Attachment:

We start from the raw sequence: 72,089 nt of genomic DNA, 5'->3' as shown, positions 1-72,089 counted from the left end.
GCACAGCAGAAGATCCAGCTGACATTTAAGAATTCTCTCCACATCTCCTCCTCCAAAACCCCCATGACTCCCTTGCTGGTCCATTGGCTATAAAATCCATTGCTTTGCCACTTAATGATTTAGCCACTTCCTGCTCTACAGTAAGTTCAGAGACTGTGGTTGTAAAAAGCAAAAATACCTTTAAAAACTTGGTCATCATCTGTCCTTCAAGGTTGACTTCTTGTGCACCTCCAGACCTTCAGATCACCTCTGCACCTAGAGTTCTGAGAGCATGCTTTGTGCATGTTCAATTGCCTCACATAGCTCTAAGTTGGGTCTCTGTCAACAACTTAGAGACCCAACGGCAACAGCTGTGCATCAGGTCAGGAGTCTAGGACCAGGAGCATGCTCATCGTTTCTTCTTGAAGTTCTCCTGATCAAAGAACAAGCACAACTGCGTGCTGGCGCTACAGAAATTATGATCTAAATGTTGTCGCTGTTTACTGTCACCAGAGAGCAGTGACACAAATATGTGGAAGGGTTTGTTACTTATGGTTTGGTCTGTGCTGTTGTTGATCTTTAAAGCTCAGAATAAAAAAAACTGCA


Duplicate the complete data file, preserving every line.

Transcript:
We start from the raw sequence: 72,089 nt of genomic DNA, 5'->3' as shown, positions 1-72,089 counted from the left end.
GCACAGCAGAAGATCCAGCTGACATTTAAGAATTCTCTCCACATCTCCTCCTCCAAAACCCCCATGACTCCCTTGCTGGTCCATTGGCTATAAAATCCATTGCTTTGCCACTTAATGATTTAGCCACTTCCTGCTCTACAGTAAGTTCAGAGACTGTGGTTGTAAAAAGCAAAAATACCTTTAAAAACTTGGTCATCATCTGTCCTTCAAGGTTGACTTCTTGTGCACCTCCAGACCTTCAGATCACCTCTGCACCTAGAGTTCTGAGAGCATGCTTTGTGCATGTTCAATTGCCTCACATAGCTCTAAGTTGGGTCTCTGTCAACAACTTAGAGACCCAACGGCAACAGCTGTGCATCAGGTCAGGAGTCTAGGACCAGGAGCATGCTCATCGTTTCTTCTTGAAGTTCTCCTGATCAAAGAACAAGCACAACTGCGTGCTGGCGCTACAGAAATTATGATCTAAATGTTGTCGCTGTTTACTGTCACCAGAGAGCAGTGACACAAATATGTGGAAGGGTTTGTTACTTATGGTTTGGTCTGTGCTGTTGTTGATCTTTAAAGCTCAGAATAAAAAAAACTGCA